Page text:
We often have strong government – strong to act unilaterally but often at odds with the people. It is party government, not parliamentary government. Strong party government is based on strong leaders – personalities who can convince or scare the public into choosing them – trawling in the voters like fish – with their huge advertising budgets, while the people at large are asleep in disconnected ignorance. We have had our Jeff and our Johnny getting carried away with the power with which they have been entrusted by a trusting populace which has foolishly left it to politicians to govern, rather than take responsibility for government in a workable process of self-government, which can be strong to do what is good and right but without the latitude to rashly embark on major decisions which in so many cases cannot be later reversed.

A genuine parliamentary government, based on ballot rule in parliament, can be strong to forge ahead with serious decisions, involving long-term planning with major outlays over a long period if needed. But such decisions can only be made with the public consciously and deliberately involved by independent and vulnerable politicians. To suggest that such politicians can be powerful seems perhaps anachronistic, but the truth of the matter is that in a genuine democracy, power is the function of the people’s involvement. Where the people are involved their power flows through their representative to the parliament in which he/she can be strong to make decisions because those decisions begin in the wisdom of an informed people – people who will not attack the decisions they themselves have made, no matter how hard.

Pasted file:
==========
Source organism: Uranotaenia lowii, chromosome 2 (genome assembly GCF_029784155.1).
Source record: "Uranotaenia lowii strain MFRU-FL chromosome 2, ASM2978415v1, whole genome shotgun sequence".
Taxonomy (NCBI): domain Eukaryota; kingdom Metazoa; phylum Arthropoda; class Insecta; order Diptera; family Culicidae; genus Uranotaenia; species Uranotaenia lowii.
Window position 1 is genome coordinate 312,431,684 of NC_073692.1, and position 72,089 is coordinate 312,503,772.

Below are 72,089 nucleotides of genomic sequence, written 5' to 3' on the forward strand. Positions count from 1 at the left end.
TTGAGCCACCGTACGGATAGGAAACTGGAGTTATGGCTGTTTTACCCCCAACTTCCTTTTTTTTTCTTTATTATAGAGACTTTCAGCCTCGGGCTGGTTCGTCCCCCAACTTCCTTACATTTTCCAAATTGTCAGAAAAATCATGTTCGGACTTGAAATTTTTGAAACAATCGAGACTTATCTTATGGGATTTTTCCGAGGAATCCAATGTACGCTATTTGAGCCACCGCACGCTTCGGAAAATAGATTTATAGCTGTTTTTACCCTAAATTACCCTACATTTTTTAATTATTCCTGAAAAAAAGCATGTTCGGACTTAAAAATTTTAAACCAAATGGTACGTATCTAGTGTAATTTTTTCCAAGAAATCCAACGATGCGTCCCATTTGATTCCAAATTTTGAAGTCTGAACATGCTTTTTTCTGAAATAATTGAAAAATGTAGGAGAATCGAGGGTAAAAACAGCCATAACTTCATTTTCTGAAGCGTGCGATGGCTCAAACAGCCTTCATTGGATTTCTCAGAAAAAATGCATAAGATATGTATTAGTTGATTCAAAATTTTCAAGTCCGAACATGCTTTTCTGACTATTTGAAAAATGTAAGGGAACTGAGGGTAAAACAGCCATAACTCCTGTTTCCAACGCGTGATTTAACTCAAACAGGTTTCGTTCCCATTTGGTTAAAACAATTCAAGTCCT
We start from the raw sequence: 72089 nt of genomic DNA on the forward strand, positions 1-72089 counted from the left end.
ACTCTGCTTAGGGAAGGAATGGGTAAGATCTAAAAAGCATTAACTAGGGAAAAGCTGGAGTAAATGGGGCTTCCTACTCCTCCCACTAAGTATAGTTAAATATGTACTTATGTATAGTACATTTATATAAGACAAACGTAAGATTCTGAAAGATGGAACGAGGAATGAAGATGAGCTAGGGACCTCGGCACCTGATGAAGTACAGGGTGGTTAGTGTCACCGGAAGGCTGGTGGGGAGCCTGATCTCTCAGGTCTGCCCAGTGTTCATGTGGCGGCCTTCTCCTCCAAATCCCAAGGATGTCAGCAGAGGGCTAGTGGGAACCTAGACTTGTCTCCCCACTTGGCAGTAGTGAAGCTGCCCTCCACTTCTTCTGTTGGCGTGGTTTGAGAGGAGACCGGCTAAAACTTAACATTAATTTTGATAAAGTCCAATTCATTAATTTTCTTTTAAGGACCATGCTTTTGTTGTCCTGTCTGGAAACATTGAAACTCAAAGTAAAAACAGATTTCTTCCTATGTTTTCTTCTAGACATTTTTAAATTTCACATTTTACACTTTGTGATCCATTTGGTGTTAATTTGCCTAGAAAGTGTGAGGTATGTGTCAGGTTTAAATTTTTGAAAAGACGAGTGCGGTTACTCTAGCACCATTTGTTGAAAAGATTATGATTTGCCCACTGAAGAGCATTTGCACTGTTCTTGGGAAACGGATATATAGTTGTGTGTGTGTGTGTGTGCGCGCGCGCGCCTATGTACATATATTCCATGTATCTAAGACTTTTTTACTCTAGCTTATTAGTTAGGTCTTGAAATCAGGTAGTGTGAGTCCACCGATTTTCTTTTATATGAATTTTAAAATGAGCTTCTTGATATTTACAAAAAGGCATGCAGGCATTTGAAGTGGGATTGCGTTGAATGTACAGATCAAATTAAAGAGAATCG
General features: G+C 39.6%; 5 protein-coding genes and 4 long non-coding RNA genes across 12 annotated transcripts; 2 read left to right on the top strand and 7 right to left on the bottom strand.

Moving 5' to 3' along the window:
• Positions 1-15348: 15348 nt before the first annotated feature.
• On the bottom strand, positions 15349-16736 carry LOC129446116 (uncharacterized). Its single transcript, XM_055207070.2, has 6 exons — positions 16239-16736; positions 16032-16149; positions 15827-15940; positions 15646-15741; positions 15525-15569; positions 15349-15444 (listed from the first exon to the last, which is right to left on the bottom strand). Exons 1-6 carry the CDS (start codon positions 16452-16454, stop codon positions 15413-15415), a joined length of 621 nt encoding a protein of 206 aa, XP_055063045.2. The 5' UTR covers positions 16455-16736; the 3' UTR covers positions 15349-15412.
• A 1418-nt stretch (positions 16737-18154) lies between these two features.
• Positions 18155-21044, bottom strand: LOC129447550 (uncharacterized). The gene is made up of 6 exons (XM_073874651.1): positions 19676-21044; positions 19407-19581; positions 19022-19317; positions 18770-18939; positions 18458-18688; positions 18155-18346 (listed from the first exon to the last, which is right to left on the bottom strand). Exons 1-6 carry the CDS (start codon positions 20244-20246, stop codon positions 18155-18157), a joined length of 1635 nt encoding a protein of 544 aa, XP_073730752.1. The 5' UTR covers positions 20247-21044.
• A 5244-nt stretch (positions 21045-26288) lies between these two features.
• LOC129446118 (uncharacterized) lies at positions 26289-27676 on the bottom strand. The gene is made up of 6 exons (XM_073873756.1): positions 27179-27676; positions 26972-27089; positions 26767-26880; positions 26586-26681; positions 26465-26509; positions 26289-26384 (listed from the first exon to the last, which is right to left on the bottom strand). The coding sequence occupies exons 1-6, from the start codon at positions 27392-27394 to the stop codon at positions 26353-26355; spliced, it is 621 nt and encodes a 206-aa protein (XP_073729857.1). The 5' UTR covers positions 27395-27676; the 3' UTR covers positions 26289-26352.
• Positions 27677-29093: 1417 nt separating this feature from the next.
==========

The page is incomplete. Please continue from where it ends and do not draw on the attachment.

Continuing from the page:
By contrast, the pre-eminent power of party government, based on a slender majority victory with a little known or understood platform, creates an automatic and often irrational opposition to the decisions of the ruling party in parliament, dictated by ‘political’ considerations, relished by the media, but destructive to strong government, with restless and possibly violent opposition on the streets, by ordinary people excluded from legitimate democratic participation.

Under a genuine parliamentary government, with all members independent and every decision by ballot, there will be no automatic dissent in parliament based on sectional antagonism. What dissent there is there will be confined to the objective, rational objections (if any) to individual issues by representatives who are in meaningful contact with their constituents.